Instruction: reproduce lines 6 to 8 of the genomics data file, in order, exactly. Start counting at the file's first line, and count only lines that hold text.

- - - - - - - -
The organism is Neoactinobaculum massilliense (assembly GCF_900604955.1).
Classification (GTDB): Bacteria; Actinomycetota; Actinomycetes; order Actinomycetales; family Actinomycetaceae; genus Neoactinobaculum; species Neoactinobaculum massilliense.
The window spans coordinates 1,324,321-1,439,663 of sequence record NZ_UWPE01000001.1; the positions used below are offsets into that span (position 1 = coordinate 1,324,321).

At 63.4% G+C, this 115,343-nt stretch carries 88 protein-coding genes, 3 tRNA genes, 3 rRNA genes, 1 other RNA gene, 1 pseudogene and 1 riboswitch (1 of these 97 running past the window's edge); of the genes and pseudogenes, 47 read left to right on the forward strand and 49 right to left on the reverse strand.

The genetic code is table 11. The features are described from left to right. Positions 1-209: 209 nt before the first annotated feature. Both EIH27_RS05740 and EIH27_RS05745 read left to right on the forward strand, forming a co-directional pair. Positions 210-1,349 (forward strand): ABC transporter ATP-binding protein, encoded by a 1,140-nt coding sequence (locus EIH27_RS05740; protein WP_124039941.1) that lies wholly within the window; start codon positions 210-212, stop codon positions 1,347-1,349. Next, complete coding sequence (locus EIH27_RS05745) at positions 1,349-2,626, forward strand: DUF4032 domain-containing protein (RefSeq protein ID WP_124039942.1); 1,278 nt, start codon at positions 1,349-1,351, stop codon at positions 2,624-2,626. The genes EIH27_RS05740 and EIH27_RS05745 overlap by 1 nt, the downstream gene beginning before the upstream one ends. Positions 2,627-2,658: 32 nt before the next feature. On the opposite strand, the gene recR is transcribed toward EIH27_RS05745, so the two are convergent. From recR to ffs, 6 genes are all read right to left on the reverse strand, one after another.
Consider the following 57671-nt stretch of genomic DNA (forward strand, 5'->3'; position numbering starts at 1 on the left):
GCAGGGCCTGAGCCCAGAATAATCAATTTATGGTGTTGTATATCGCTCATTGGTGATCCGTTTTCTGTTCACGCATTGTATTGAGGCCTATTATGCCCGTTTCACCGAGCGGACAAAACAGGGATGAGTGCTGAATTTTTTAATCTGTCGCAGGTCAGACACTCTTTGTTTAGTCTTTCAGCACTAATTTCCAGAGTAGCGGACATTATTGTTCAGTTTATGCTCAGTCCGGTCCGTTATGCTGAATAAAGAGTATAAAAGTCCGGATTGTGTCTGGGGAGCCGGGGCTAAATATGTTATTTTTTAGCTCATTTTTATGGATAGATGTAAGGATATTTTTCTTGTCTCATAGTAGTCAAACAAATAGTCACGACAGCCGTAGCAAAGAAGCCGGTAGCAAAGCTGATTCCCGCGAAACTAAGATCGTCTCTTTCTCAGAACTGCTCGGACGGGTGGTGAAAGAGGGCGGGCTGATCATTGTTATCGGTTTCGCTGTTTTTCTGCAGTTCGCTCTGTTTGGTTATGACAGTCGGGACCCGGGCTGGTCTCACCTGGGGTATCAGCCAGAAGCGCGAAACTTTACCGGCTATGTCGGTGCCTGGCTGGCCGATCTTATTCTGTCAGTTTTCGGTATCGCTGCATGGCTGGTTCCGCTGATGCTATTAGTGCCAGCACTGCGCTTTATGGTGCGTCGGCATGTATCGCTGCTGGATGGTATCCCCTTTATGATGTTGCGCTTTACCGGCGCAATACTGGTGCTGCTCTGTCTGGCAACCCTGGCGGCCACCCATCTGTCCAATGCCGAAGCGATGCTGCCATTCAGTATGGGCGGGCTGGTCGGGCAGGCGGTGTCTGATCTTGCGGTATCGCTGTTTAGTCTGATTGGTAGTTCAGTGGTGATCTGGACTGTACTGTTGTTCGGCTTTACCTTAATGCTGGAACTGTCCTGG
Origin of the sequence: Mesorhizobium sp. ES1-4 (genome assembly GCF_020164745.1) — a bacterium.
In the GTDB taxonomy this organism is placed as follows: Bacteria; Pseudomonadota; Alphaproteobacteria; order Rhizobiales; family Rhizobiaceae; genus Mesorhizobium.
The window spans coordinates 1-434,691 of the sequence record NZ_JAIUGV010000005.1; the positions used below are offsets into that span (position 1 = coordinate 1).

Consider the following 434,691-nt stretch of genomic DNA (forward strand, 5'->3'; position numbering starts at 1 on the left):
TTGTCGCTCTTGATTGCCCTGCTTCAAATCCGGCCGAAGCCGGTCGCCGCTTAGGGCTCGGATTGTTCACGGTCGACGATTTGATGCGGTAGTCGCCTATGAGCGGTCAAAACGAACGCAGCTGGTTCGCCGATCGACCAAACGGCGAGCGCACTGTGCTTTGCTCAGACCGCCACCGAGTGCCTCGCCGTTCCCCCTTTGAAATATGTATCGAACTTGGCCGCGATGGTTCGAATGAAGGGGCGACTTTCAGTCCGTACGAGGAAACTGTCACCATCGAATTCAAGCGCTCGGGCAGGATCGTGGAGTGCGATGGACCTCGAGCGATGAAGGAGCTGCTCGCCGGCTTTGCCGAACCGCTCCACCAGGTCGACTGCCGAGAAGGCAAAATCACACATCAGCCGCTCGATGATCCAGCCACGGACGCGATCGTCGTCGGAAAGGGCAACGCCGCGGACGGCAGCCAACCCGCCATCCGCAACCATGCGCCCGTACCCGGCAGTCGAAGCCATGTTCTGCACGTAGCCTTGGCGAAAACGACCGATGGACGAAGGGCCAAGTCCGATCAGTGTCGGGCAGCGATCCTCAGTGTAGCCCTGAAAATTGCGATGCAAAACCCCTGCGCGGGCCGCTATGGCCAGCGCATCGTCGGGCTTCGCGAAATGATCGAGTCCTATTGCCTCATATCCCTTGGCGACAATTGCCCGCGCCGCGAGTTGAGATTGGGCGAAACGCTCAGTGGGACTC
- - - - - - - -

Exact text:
Consider the following 57671-nt stretch of genomic DNA (forward strand, 5'->3'; position numbering starts at 1 on the left):
GCAGGGCCTGAGCCCAGAATAATCAATTTATGGTGTTGTATATCGCTCATTGGTGATCCGTTTTCTGTTCACGCATTGTATTGAGGCCTATTATGCCCGTTTCACCGAGCGGACAAAACAGGGATGAGTGCTGAATTTTTTAATCTGTCGCAGGTCAGACACTCTTTGTTTAGTCTTTCAGCACTAATTTCCAGAGTAGCGGACATTATTGTTCAGTTTATGCTCAGTCCGGTCCGTTATGCTGAATAAAGAGTATAAAAGTCCGGATTGTGTCTGGGGAGCCGGGGCTAAATATGTTATTTTTTAGCTCATTTTTATGGATAGATGTAAGGATATTTTTCTTGTCTCATAGTAGTCAAACAAATAGTCACGACAGCCGTAGCAAAGAAGCCGGTAGCAAAGCTGATTCCCGCGAAACTAAGATCGTCTCTTTCTCAGAACTGCTCGGACGGGTGGTGAAAGAGGGCGGGCTGATCATTGTTATCGGTTTCGCTGTTTTTCTGCAGTTCGCTCTGTTTGGTTATGACAGTCGGGACCCGGGCTGGTCTCACCTGGGGTATCAGCCAGAAGCGCGAAACTTTACCGGCTATGTCGGTGCCTGGCTGGCCGATCTTATTCTGTCAGTTTTCGGTATCGCTGCATGGCTGGTTCCGCTGATGCTATTAGTGCCAGCACTGCGCTTTATGGTGCGTCGGCATGTATCGCTGCTGGATGGTATCCCCTTTATGATGTTGCGCTTTACCGGCGCAATACTGGTGCTGCTCTGTCTGGCAACCCTGGCGGCCACCCATCTGTCCAATGCCGAAGCGATGCTGCCATTCAGTATGGGCGGGCTGGTCGGGCAGGCGGTGTCTGATCTTGCGGTATCGCTGTTTAGTCTGATTGGTAGTTCAGTGGTGATCTGGACTGTACTGTTGTTCGGCTTTACCTTAATGCTGGAACTGTCCTGG
Origin of the sequence: Mesorhizobium sp. ES1-4 (genome assembly GCF_020164745.1) — a bacterium.